Movies & TV / Columns

Nether Regions 05.24.11: The Crimson Pirate

May 24, 2011 | Posted by Chad Webb

Nether Regions started as a segment of the Big Screen Bulletin that meant to showcase films that have been discontinued on DVD, are out of print in the United States, are only available in certain regions outside the United States, or are generally hard to find. Now it is a column all its own! You might ask, “Why should I care about a film I have no access to?” My goal is to keep these films relevant because some of them genuinely deserve to be recognized. Every time I review a new film I will have a list of those I covered below so you can see if they have been announced for DVD release, or are still out of print.



Starring: Burt Lancaster, Nick Cravat, and Eva Bartok
Directed By: Robert Siodmak
Written By: Roland Kibbee
Running Time: 105 inutes
Release Date: September 27, 1952
Missing Since: July 1, 2003
Existing Formats: OOP DVD and VHS
Netflix Status: Not Available
Availability: Mildly Rare


The Crimson Pirate is more entertaining than you might expect. There have been continual rights issues with this film over the years, so it is not as widely recognized as it should be, but Warner Archives is struggling to sort all that out. It is not easy for a film to act as both a parody and homage to a genre. Raiders of the Lost Ark and Scream are famous examples, but decades before Johnny Depp would resurrect the pirate film as the goofy Captain Jack Sparrow and decades after Errol Flynn was cemented as King of the Swashbucklers, Burt Lancaster slapped on bright red pants and a sash and transformed into the titular character, also known as Captain Vallo. The Crimson Pirate is a ridiculous blast from start to finish. Director Robert Siodmak and screenwriter Roland Kibbee balance the thrills and laughs with ease, and the cast is saturated with endless enthusiasm. This is an under appreciated effort that deserves an exceptional DVD treatment.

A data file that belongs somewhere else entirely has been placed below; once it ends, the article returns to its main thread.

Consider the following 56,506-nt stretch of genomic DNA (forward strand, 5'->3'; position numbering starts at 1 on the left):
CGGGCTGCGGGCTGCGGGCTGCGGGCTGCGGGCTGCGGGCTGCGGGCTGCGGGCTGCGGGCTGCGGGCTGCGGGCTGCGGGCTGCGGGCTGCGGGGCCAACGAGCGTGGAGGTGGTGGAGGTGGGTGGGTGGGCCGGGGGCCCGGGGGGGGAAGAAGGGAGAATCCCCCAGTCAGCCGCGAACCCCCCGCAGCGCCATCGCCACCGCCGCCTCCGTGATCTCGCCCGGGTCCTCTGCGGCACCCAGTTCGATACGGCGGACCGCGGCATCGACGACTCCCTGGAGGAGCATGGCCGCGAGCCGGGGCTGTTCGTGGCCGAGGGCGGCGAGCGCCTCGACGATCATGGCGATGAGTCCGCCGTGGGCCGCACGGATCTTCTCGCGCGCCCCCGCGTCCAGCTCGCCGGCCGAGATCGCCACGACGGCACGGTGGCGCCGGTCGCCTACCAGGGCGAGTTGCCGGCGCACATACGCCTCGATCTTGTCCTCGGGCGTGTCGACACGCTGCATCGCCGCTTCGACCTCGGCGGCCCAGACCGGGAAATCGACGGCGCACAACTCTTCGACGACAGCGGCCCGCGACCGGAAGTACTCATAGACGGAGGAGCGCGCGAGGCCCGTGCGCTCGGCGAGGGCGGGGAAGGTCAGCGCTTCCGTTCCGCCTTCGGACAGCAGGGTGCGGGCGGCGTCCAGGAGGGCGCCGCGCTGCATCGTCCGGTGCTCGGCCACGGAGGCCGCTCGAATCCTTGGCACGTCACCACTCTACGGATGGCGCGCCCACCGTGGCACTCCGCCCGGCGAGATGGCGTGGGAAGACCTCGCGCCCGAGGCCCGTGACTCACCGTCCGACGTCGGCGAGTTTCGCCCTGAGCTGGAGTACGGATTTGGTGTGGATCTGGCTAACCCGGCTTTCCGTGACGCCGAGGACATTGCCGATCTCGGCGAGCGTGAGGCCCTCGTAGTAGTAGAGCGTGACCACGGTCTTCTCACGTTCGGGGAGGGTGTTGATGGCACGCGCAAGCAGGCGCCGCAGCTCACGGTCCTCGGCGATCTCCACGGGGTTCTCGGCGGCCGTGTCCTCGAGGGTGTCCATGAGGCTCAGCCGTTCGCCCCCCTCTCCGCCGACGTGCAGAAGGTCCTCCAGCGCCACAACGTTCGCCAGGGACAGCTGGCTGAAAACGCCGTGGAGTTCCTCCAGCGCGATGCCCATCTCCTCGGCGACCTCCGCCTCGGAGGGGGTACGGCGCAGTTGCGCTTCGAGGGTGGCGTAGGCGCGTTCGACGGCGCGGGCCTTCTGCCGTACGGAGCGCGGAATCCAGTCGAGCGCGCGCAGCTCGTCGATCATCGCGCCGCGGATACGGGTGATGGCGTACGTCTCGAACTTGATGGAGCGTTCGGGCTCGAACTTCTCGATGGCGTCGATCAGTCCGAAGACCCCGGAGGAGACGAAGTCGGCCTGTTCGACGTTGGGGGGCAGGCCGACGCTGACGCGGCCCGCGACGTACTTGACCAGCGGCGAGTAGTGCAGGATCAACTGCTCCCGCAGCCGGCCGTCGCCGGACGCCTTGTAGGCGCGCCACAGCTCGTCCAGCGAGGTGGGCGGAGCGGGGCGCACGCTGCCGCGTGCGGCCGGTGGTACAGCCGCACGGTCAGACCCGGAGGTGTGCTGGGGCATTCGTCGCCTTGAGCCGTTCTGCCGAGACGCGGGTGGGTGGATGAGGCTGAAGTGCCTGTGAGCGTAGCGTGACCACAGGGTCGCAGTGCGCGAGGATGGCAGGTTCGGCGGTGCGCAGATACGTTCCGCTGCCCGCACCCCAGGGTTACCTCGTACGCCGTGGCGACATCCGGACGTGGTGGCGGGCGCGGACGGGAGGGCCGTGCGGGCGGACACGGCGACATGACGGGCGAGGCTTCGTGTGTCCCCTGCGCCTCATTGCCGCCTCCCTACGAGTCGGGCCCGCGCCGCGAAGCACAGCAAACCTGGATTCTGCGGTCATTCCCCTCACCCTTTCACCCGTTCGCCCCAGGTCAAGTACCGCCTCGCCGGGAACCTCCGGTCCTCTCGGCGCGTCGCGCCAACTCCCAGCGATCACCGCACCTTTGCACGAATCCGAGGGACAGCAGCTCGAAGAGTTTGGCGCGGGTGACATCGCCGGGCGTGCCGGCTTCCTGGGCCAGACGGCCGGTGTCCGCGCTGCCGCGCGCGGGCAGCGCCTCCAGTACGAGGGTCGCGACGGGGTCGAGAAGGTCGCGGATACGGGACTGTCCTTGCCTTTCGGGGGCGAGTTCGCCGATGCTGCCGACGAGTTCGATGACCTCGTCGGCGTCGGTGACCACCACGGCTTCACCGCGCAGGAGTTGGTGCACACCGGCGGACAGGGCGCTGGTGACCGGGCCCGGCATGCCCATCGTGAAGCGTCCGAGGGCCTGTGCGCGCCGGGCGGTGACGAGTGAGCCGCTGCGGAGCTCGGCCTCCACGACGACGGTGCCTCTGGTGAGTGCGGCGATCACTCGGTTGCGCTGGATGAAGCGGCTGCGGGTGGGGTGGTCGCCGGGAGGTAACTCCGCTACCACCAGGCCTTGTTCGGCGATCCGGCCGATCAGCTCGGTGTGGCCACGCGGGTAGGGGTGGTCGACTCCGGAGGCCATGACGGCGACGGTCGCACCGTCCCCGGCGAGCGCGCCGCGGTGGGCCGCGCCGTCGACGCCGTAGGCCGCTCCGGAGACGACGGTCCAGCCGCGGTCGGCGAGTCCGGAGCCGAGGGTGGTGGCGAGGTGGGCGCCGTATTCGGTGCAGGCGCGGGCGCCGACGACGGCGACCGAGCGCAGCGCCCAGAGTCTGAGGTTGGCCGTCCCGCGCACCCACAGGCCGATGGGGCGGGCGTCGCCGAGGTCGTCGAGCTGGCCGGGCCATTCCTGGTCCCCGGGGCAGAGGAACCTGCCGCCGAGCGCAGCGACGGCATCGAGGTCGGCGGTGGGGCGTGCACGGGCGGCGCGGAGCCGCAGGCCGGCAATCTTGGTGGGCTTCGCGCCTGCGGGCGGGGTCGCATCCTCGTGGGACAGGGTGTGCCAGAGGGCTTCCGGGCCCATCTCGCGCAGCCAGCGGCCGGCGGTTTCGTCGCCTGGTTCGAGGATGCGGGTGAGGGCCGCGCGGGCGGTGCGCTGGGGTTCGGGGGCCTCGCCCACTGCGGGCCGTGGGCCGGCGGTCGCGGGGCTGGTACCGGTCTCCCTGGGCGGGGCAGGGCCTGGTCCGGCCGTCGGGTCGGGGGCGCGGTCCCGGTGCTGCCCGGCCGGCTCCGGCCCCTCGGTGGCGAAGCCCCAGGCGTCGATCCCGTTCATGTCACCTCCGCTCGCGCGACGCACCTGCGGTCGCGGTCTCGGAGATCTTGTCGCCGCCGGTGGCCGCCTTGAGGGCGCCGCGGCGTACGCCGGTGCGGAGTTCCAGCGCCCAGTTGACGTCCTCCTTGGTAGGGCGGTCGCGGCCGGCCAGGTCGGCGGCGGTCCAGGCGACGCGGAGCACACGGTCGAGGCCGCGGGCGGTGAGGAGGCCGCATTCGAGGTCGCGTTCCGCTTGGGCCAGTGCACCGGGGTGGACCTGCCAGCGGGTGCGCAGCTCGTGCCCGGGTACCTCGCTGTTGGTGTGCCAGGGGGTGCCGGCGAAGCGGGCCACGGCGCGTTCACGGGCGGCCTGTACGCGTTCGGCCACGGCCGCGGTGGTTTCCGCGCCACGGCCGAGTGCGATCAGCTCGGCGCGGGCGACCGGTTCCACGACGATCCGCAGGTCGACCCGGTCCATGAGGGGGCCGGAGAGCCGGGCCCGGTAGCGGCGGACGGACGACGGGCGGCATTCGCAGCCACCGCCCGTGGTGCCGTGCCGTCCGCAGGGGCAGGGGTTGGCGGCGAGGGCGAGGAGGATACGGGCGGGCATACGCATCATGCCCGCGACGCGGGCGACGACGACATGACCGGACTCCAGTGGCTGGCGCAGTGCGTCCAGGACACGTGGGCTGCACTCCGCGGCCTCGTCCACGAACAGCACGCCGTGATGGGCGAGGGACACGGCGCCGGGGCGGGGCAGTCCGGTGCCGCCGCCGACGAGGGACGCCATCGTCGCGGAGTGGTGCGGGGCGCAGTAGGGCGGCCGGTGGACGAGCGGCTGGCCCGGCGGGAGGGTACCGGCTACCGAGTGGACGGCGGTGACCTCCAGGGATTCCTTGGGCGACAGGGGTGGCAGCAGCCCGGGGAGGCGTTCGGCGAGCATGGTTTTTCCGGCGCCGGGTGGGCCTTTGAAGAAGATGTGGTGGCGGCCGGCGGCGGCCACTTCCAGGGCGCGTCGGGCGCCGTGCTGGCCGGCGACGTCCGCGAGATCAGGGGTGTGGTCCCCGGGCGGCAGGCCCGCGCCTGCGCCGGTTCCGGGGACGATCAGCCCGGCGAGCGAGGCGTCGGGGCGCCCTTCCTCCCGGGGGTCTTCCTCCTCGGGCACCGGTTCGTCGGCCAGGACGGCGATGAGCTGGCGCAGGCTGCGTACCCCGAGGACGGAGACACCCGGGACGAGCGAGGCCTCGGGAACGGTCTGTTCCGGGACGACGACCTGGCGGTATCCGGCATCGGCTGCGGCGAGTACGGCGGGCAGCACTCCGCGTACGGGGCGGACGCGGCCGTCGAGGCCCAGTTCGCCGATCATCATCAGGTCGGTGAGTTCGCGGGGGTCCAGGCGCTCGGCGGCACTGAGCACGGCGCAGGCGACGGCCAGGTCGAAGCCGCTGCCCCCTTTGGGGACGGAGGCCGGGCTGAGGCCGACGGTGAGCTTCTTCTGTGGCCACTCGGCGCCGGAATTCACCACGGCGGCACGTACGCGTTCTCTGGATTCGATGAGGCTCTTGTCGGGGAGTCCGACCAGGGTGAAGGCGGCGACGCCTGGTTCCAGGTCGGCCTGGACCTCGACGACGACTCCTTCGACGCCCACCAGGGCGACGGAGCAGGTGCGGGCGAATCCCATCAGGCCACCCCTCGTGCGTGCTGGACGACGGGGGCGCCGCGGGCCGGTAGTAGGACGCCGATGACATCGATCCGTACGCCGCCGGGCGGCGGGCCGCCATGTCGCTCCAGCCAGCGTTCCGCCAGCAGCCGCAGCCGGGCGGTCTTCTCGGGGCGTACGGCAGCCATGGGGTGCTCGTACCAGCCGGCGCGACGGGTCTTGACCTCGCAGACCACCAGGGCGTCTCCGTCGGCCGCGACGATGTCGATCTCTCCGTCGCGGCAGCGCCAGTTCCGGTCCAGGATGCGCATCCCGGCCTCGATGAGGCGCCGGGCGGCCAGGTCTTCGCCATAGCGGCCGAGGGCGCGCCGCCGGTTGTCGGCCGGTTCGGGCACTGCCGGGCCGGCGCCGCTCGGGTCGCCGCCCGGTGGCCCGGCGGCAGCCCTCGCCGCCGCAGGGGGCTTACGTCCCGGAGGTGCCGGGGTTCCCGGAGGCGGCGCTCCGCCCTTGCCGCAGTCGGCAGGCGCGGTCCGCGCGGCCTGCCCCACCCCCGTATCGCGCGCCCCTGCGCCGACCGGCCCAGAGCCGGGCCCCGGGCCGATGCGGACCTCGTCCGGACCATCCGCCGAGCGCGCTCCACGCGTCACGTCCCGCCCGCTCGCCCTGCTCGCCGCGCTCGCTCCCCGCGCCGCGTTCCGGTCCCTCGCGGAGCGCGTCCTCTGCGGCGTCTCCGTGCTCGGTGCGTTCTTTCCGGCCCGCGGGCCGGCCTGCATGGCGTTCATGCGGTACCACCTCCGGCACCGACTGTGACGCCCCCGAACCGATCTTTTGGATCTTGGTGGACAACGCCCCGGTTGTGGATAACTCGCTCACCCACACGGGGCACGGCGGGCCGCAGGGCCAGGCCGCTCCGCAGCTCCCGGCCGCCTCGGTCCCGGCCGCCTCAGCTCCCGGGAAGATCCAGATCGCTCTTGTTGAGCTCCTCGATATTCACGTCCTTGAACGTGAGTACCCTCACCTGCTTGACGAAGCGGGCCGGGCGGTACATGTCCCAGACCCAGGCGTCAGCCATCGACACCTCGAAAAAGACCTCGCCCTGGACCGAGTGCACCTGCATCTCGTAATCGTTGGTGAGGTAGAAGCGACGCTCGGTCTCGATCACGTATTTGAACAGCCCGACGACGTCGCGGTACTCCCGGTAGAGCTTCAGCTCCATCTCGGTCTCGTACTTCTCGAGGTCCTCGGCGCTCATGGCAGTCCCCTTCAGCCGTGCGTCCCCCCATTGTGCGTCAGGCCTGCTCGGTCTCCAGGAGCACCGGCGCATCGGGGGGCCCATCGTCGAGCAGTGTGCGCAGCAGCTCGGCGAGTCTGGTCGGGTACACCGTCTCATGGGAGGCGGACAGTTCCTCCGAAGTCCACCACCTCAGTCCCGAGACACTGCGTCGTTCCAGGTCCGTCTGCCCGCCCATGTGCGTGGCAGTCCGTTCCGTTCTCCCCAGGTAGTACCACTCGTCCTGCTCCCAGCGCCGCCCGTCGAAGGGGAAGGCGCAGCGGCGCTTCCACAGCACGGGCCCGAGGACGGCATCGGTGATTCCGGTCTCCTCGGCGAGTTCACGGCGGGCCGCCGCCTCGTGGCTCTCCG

Cpt. Vallo and Ojo
prepare to jump.

Set in the 18th century, the story takes place on the high-seas and on the fictional islands of Cobra and San Pedro. (Islands totally should have names like “Cobra”.) What occurs involves frequent double-crossing. It begins with Captain Vallo (Burt Lancaster) and his crew capturing a ship of the King’s Navy. It is carrying Baron Gruda (Leslie Bradley), a special envoy to the King, who has been sent to the island of Cobra to hunt down all the rebels to the King, specifically “El Libre.” Vallo wants to sell the weapons they seized from Gruda’s ship to El Libre (Frederick Leister). The proposal is then made that not only can Vallo and his men make money that way, but Gruda has agreed to pay them double the gold florins if they help turn El Libre over to the King’s Navy. The agreement is made, but all does not go according to plan. Once they arrive at the island, they must pretend to be Baron Gruda and his crew, but to make matters worse, El Libre is not there because has been imprisoned on San Pedro island. Instead, Vallo and his mute sidekick Ojo (Nick Cravat) meet Consuelo (Eva Bartok), El Libre’s beautiful daughter. Vallo then decides to help rescue El Libre free of charge, and it’s about then that “The Crimson Pirate’s” crew starts questioning the adventure they are apart of.

Much like Jack Nicholson, Burt Lancaster has been accused of playing himself in many films, as if that’s such a terrible thing. For several of his staring vehicles, that argument could be made, but Lancaster simply playing himself is infinitely more engrossing than the best some actors have to offer. To merely glance at Lancaster would tell you that he was a man born to be a movie star. He was charming, built like an athlete, and incredibly passionate on screen. He delivered a multitude of treasured performances, and Captain Vallo is surely one that is overlooked. Lancaster brings more energy and verve to this role than any other I’ve seen him in. He charges around the ship as a caffeinated buccaneer with an unnatural zest for life, waving his hands and shouting directions to his crew. He is a Captain one would feel safe serving under. Where Lancaster’s mastery lies is in the tone transitions. He can be tough and manly one minute, and convincingly romantic the next without skipping a beat. Although I will say, he sports some tights in one scene that are more revealing than they should be. With multiple efforts being pumped out each year at this point, Lancaster would earn his first Oscar nomination the following year, 1953, for the classic From Here to Eternity.

Consuelo talks with
Vallo and Pablo Murphy.